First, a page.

Financial Management Training & Automation of Financial Records
The dairy subsector contributes approximately 8% of Kenya’s Gross Domestic Product (GDP) with annual milk production of 3.
43 billion liters. Kenyan milk production accounts for 3% of the 18% total global production by Sub Saharan African countries.
Although smallholder dairy farmers makeup to 80% of total dairy producers and produce 60 to 70% of total milk in Kenya, they are constrained by low quantity and quality of feeds, lack of reliable statistical information on milk market outlets, poor rural infrastructure, lack of collateral for loans, low technical skills on husbandry practices, and reduced access to veterinary and artificial insemination (AI) services.
Organizing smallholder dairy farmers into producer organizations (POs) helps dairy producers to overcome these constraints.
However, producer organizations face challenges related to poor record-keeping and utilization of unreliable manual system that is high risk and often results in the loss of and incorrect transaction data.
These challenges are due to a lack of the right skills and systems to manage their finances. They also lack knowledge on cash flow, profitability, and liquidity, basic transactions like calculating purchase orders in large quantities, market price, cash management.
Improvement of their financial management systems will also make them more attractive to partners, such as the private sector.
These partners include financial institutions that could provide the POs with funds to scale up their operations or lend to farmers through the producer organization.
Therefore, the Farmer-to-FarmerAccess to Finance Program in Kenya is recruiting a volunteer expert to support a PO to establish strong financial management systems.
The volunteer will train a PO on the basics of financial management and basic accounting principles and support them in using Quick Books.
With sound financial management systems, the producer organization will be able to enhance their bankability and, subsequently, the productivity and profitability of its farmers.
Objectives of the Assignment
Tasks to be Performed : In the U.S. :
In the U.S. :
In Kenya :
Benefit Analysis for Gross profit analysis and enterprise selectionUse of QuickBooks
End of Assignment Report and Other Deliverables
F2F Programmatic Pesticide Evaluation Report and Safer Use Action Plan (PERSUAP) Requirements :
The assignment will not provide any assistance for the use or procurement of pesticides, the volunteer will likely be in the field and may have the opportunity to obtain feedback on the use of pesticides through he will not provide any information or good or bad use.
The volunteer is not expected to recommend or provide advice on specific pesticide active ingredients or products. For this assignment, the volunteer must do the following for a Type 3 assignment :
The volunteer is not expected to provide recommendations for the specific pesticide active ingredients or products, but rather to provide advice, if necessary, on the safe use of pesticides, and to discourage poor practices in pesticide use, transport, mixing, storage, application, and disposal.
Expertise of Volunteer Requested
Experience with PowerPoint presentations is desirable
Ability to work through translators in the field, however, is essential
Saharan Africa preferred
USAID and IESC encourage all F2F volunteers to participate in public outreach. An important objective of the program is to increase awareness of Americans’ good work in developing countries.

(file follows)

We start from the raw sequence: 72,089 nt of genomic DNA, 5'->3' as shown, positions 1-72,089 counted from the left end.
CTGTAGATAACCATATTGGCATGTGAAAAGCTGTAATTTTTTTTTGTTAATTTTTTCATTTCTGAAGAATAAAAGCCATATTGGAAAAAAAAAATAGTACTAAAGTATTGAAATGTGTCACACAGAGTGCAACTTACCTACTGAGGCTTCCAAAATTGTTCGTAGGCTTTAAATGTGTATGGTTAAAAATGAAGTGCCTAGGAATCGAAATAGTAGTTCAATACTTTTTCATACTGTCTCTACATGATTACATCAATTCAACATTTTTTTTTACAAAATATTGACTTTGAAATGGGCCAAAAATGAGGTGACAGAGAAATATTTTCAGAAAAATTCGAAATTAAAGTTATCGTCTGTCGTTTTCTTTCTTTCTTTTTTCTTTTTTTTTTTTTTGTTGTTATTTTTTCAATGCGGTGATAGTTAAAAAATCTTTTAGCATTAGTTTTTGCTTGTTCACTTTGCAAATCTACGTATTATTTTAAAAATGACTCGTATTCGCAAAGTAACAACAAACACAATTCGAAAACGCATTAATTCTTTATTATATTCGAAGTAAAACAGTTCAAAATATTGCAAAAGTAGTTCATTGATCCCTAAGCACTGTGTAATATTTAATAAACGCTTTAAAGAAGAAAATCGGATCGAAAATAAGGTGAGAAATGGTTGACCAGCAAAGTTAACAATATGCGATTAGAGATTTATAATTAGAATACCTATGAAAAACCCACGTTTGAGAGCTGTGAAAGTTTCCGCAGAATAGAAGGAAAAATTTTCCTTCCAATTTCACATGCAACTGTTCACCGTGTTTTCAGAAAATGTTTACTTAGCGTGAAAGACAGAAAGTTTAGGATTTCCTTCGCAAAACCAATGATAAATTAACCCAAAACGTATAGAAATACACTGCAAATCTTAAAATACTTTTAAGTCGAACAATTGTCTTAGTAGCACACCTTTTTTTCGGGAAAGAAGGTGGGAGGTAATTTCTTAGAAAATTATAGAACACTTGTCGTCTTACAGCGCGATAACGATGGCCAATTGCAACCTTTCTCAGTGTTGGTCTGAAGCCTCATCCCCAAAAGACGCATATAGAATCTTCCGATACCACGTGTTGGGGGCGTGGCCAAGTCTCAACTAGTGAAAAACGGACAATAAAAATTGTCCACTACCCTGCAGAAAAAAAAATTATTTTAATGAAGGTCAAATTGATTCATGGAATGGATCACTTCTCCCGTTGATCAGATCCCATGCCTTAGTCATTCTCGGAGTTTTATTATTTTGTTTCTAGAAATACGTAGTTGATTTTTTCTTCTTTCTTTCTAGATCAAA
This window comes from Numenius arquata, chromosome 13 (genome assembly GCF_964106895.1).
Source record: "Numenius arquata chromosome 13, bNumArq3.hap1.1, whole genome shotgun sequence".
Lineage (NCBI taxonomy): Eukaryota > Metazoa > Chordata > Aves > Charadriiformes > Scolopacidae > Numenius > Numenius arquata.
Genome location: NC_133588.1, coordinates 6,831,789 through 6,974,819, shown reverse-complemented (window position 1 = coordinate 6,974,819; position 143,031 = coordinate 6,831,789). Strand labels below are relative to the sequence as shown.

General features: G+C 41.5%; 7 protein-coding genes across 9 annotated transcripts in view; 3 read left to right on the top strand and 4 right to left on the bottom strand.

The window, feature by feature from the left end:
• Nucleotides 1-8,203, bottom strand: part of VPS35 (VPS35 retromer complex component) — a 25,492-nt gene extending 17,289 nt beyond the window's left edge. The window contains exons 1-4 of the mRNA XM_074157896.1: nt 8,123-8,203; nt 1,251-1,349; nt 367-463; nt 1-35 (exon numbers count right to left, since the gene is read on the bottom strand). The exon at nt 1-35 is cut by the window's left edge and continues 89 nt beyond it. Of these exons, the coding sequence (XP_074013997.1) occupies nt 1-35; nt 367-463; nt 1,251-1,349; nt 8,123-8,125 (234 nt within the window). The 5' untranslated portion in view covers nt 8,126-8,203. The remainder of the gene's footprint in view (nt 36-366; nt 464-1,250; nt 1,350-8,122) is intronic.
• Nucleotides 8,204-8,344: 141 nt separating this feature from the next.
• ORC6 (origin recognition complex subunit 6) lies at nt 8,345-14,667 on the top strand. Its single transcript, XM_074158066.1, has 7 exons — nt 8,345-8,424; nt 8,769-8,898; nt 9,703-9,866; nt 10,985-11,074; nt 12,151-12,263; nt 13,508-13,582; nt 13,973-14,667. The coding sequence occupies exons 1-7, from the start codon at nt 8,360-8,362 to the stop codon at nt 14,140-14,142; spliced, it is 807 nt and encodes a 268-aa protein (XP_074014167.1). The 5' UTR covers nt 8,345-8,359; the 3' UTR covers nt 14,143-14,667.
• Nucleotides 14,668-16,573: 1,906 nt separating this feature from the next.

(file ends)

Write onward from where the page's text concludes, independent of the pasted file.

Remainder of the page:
Volunteers should select at least one outreach activity from the list below, to be completed within two months of return to the US :
And send a link to IESC staff
Description of the Program
The International Executive Service Corps (IESC) serves as the lead implementer for the Farmer-to-Farmer (F2F) Access to Finance Program (2018-
2023) to address deficits in the financial ecosystem hindering investment and growth in agriculture for individual farmers, as well as micro, small, and medium-
sized enterprises through the delivery of volunteer technical assistance. IESC has designed a thematic F2F program to generate sustainable, broad-
based economic growth and create jobs in the agricultural sector with a special focus on assistance to women and youth. IESC is joined by Grameen Foundation, with outstanding experience in digital finance and technology for the agricultural sector, to provide voluntary technical assistance and address the gaps in the financial ecosystem.
Funded by the U.S. Agency for International Development, F2F initiatives generate rapid, sustained, and broad-based economic growth in the agricultural sector.
These programs also promote international goodwill, understanding of U.S. foreign assistance programs, and private involvement in development activities.
Through the F2F Program, USAID facilitates the delivery of a broad range of U.S. agricultural expertise using U.S. volunteers who work with farmers, agricultural support systems and associations, and agribusinesses, in developing countries.
The work of volunteers helps improve the quality of the agricultural sector workforce through training and advisory services provided to a wide range of agriculture sector actors.
Volunteer assignments are designed to improve farm and agribusiness operations and agricultural systems.
Focusing on Kenya, Tanzania, and Sri Lanka, the F2F Access to Finance Program will work with local partner organizations and volunteer hosts to field pro bono experts from the U.
S. agriculture, corporate, and banking sectors to address systemic capacity constraints for farmers and lenders in each targeted country and unlock finance for improved agricultural production leading to utilization of agricultural technologies and increased sales and incomes.